Khamenei and increasingly the government under president Hassan Rouhani tell Iranians that the ‘sacrifices’ they are making are worth it, because, after all, Iran is now politically independent. This is not quite true. The nuclear deal signed in 2016 was in fact a sign of submission to western dictat. Speaking to crowds gathered for the celebrations of the February uprising, Rouhani said the country was in a “state of war”, and, as Iranians increasingly question the price they have to pay for this celebrated ‘independence’, the obvious reality is that it is meaningless, given the country’s economic dependence on global capital. Economic sanctions have had a devastating effect on Iran’s economy precisely because of this dependence – at least in terms of the importation of basic goods.

If you intend to take on the world hegemon, it helps if, in addition to economic independence, you enjoy overwhelming support within your own borders. But this can hardly be achieved if you accuse workers who protest at the non-payment of wages of being agents of foreign powers; if you arrest every lawyer who dares represent a leftwing activist; if you accuse retired teachers and state employees demanding payment of their hard-earned pensions of being spies!

On the 40th anniversary of the Islamic revolution the Iranian state went through the usual routine of massed street celebrations, while Iran’s foreign minister, Mohammad Javad Zarif, and US president Donald Trump exchanged Twitter insults.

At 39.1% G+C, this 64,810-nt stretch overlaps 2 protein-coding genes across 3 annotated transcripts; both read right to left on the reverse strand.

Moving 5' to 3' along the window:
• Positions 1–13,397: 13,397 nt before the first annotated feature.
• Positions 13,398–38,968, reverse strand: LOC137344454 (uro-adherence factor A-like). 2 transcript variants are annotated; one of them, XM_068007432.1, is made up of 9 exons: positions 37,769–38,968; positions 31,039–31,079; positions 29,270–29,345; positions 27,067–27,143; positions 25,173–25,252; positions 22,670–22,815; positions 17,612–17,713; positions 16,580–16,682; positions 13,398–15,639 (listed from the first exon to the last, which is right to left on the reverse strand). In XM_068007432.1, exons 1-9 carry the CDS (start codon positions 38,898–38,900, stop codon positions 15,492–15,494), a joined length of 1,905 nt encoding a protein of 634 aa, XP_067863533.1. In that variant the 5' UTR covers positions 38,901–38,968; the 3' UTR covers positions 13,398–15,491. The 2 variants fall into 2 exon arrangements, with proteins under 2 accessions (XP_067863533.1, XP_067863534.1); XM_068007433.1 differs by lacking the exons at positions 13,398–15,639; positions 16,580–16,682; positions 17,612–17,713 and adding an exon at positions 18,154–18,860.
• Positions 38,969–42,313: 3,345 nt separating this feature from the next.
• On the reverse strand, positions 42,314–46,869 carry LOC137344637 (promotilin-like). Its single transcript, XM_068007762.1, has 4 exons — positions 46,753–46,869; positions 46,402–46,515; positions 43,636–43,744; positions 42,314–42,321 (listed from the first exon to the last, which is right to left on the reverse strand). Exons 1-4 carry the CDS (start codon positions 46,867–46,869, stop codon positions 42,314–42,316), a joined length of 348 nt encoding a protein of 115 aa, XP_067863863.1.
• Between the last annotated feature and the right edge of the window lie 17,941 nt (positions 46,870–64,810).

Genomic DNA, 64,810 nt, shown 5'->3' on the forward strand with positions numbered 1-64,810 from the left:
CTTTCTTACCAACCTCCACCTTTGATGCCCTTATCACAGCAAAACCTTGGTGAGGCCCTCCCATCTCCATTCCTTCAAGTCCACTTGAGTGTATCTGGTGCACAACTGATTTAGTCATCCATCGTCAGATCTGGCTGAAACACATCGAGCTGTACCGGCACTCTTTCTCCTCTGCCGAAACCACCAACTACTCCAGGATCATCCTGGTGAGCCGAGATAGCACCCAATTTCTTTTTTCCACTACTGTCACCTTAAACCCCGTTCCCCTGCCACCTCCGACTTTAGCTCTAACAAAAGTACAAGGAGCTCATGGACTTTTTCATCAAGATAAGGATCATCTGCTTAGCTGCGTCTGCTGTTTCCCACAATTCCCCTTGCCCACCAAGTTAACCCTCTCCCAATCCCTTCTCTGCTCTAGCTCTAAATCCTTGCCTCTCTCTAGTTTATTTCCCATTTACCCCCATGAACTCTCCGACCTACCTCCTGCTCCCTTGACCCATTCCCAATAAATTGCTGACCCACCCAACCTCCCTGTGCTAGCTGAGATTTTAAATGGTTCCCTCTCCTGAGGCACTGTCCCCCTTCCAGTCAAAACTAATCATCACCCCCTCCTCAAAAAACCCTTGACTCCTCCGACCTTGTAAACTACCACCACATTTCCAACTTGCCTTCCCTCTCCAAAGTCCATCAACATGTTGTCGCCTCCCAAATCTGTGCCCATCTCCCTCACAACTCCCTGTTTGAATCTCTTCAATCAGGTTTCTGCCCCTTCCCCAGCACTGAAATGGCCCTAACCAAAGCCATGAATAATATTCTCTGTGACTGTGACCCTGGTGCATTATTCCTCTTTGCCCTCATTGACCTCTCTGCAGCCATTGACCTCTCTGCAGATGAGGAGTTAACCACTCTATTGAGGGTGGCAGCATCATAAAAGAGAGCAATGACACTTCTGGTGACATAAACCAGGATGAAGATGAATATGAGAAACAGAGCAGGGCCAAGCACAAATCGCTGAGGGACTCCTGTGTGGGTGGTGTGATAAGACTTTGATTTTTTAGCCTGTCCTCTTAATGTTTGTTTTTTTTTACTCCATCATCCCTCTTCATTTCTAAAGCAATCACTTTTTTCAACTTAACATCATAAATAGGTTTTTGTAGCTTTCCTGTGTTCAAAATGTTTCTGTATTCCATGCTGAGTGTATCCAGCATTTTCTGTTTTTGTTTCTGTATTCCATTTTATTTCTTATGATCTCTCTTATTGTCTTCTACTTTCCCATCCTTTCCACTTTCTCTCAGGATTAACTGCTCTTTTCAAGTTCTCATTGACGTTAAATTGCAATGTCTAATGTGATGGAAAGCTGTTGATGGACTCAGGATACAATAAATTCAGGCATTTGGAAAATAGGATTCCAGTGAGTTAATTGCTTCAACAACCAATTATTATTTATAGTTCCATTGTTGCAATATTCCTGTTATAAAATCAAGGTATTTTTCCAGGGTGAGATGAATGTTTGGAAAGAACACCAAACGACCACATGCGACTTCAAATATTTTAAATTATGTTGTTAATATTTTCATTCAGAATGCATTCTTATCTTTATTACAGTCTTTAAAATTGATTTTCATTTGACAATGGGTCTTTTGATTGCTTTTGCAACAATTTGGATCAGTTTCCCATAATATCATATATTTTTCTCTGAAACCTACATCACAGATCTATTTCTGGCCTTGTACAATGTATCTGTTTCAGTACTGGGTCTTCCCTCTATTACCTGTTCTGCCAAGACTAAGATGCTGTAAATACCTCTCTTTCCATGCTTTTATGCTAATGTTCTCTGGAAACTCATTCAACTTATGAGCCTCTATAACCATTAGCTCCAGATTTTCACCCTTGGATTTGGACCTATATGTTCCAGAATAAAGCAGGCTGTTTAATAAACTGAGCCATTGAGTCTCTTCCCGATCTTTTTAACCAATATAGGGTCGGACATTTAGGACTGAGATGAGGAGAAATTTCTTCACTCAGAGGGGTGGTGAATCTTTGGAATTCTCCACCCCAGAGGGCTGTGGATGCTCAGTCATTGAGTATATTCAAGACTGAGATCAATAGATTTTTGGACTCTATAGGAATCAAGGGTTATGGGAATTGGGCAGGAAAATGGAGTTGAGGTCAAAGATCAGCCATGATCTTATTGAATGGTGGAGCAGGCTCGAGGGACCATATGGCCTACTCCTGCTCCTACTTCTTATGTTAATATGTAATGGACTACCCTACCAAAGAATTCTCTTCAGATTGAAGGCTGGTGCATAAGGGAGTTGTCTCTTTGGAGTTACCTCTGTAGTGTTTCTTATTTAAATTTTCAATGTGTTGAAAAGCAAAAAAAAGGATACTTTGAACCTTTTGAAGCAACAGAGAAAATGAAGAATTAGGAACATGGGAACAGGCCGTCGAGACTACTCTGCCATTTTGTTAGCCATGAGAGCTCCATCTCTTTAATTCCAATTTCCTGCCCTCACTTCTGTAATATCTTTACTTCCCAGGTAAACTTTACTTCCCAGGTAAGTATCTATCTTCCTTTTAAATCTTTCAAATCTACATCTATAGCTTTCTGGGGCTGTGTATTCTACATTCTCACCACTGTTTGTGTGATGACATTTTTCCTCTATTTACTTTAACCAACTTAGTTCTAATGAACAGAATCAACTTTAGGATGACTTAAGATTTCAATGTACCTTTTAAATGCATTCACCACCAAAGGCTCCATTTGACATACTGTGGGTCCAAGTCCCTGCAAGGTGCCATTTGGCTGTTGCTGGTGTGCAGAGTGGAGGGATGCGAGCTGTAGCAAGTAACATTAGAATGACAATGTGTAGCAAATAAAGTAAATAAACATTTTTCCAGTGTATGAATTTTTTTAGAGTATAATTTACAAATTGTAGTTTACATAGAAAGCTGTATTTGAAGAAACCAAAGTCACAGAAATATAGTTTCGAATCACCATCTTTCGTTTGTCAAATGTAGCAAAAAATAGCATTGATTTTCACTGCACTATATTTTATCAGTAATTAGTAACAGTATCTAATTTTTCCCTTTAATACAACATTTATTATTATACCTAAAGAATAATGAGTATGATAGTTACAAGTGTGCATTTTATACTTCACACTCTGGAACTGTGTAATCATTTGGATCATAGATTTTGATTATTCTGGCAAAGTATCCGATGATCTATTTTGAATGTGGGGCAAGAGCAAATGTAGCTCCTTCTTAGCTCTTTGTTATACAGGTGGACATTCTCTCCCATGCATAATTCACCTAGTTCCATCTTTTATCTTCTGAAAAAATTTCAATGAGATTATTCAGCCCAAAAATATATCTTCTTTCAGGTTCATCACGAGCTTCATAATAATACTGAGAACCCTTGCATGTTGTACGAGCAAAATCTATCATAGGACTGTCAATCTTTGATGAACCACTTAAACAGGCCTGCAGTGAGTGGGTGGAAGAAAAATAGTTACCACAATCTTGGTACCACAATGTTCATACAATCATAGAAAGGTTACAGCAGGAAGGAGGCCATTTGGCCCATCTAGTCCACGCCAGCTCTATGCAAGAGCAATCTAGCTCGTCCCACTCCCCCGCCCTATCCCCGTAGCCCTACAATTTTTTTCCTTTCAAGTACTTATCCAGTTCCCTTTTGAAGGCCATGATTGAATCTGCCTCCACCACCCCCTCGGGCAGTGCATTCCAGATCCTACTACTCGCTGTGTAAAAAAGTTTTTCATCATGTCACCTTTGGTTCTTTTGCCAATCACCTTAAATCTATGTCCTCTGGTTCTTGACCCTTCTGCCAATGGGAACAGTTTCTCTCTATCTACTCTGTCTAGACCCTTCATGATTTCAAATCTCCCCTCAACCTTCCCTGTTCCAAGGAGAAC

Trump wrote: “40 years of corruption. 40 years of repression. 40 years of terror. The regime in Iran has produced only #40YearsofFailure. The long-suffering Iranian people deserve a much brighter future.”

Zarif responded: “#40YearsofFailure to accept that Iranians will never return to submission. #40YearsofFailure to adjust US policy to reality. #40YearsofFailure to destabilize Iran through blood & treasure. After 40 yrs of wrong choices, time for @realDonaldTrump to rethink failed US policy.”

The clerics and their government managed to get tens of thousands of Iranians to attend celebrations. However, the majority were soldiers, teachers, school pupils and government employees. Footage shows that there was none of the enthusiasm or spontaneity of 1979. In contrast last month’s demonstrations at the Haft Tapeh sugar plant and the workers’ protests in Ahvaz in mid-January all showed that the spirit of 1979 is alive and well. If there is going to be any change in Iran, it will come from these forces – and definitely not the supporters of ‘regime change from above’ sponsored by the Trump administration, Saudi Arabia and Israel.

yassamine.mather@weeklyworker.co.uk

Notes

1. www.bbc.co.uk/news/world-us-canada-36431160.

2. www.worldbank.org/en/country/iran/overview.

3. www.nytimes.com/2014/06/11/opinion/clerical-rule-luxury-lifestyle.html?_r=0.

Posted on Weekly Worker February 14, 2019